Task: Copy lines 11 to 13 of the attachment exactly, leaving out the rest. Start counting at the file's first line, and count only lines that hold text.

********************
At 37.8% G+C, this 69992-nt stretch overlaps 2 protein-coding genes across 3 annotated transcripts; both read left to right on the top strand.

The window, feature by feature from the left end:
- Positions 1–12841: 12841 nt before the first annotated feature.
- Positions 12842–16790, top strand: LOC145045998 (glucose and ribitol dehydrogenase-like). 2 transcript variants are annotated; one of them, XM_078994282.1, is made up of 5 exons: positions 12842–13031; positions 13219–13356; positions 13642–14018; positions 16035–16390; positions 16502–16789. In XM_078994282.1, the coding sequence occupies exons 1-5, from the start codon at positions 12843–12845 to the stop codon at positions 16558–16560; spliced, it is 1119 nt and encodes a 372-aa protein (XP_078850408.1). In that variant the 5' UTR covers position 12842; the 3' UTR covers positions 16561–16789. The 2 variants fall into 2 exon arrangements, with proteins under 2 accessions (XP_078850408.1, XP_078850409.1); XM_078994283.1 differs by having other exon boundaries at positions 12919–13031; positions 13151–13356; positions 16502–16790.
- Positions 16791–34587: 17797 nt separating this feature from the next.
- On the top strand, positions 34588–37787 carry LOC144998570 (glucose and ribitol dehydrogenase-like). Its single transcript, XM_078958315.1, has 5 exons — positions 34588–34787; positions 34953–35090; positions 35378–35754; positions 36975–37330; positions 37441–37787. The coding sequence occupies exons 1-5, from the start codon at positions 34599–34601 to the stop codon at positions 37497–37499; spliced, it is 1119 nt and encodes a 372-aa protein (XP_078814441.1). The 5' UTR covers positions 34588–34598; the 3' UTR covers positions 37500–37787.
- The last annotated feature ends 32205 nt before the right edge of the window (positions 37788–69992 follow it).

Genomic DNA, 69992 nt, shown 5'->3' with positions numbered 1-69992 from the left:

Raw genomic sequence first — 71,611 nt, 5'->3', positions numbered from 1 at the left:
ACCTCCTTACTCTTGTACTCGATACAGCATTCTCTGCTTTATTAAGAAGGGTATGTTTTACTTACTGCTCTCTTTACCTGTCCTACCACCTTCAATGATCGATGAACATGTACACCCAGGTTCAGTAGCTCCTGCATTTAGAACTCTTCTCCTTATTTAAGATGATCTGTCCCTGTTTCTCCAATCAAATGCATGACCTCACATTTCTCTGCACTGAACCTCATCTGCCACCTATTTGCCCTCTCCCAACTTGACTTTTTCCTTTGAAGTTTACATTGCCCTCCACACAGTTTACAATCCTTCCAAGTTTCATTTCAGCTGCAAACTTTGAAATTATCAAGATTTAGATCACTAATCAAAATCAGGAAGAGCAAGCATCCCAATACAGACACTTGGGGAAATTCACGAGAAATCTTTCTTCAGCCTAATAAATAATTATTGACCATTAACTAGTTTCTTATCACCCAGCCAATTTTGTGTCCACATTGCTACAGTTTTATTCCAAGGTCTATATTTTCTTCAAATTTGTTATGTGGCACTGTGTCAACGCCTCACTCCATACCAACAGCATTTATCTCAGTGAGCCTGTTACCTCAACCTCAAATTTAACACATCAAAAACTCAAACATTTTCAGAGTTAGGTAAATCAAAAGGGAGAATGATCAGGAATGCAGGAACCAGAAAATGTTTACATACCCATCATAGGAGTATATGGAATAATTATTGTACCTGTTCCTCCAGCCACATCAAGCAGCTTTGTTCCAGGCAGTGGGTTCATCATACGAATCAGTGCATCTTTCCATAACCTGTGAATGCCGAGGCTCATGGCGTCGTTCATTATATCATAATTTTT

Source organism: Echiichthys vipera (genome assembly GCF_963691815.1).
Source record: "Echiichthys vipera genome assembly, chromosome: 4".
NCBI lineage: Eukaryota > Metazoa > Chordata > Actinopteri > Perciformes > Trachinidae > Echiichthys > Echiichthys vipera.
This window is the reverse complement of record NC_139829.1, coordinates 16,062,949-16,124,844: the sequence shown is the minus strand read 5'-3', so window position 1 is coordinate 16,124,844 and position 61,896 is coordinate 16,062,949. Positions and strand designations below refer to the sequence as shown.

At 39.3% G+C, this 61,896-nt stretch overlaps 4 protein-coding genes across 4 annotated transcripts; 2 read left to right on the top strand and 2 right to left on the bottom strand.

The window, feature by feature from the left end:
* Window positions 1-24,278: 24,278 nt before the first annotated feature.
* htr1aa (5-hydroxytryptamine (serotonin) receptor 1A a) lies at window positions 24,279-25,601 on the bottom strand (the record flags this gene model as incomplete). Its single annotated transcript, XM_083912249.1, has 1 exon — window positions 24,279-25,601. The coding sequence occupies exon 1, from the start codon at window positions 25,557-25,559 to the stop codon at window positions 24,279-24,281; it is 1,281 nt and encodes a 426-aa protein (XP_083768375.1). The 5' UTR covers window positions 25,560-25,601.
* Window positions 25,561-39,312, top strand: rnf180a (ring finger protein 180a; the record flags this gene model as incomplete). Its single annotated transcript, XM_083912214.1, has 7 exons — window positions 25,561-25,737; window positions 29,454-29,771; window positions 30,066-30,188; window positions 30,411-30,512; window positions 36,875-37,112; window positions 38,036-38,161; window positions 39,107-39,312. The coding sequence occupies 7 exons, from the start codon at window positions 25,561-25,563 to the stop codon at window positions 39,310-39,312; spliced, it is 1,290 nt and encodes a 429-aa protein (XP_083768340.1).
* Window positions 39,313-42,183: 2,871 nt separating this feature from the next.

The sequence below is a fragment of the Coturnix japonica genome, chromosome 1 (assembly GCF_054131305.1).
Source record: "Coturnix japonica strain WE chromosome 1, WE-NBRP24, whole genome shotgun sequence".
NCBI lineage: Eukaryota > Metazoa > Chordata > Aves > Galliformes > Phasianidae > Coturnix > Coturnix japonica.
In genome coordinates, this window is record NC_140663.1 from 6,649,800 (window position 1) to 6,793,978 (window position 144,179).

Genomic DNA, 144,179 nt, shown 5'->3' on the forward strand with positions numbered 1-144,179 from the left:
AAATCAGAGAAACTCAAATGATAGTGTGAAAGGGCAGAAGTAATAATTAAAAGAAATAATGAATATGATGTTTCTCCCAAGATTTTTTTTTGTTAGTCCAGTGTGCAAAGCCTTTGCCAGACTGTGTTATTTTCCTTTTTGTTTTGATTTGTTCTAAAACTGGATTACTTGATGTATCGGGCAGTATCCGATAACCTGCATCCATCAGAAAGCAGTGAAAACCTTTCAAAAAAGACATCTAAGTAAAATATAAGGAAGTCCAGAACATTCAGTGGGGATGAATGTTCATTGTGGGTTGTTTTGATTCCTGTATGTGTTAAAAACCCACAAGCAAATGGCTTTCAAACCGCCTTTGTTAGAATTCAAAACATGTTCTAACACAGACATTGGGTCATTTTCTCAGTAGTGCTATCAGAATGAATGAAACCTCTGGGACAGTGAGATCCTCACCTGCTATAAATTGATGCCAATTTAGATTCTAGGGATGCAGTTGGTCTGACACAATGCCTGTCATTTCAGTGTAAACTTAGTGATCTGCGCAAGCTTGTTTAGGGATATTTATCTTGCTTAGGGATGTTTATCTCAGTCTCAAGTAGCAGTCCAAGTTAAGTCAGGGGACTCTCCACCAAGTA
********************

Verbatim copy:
Source organism: Echiichthys vipera (genome assembly GCF_963691815.1).
Source record: "Echiichthys vipera genome assembly, chromosome: 4".
NCBI lineage: Eukaryota > Metazoa > Chordata > Actinopteri > Perciformes > Trachinidae > Echiichthys > Echiichthys vipera.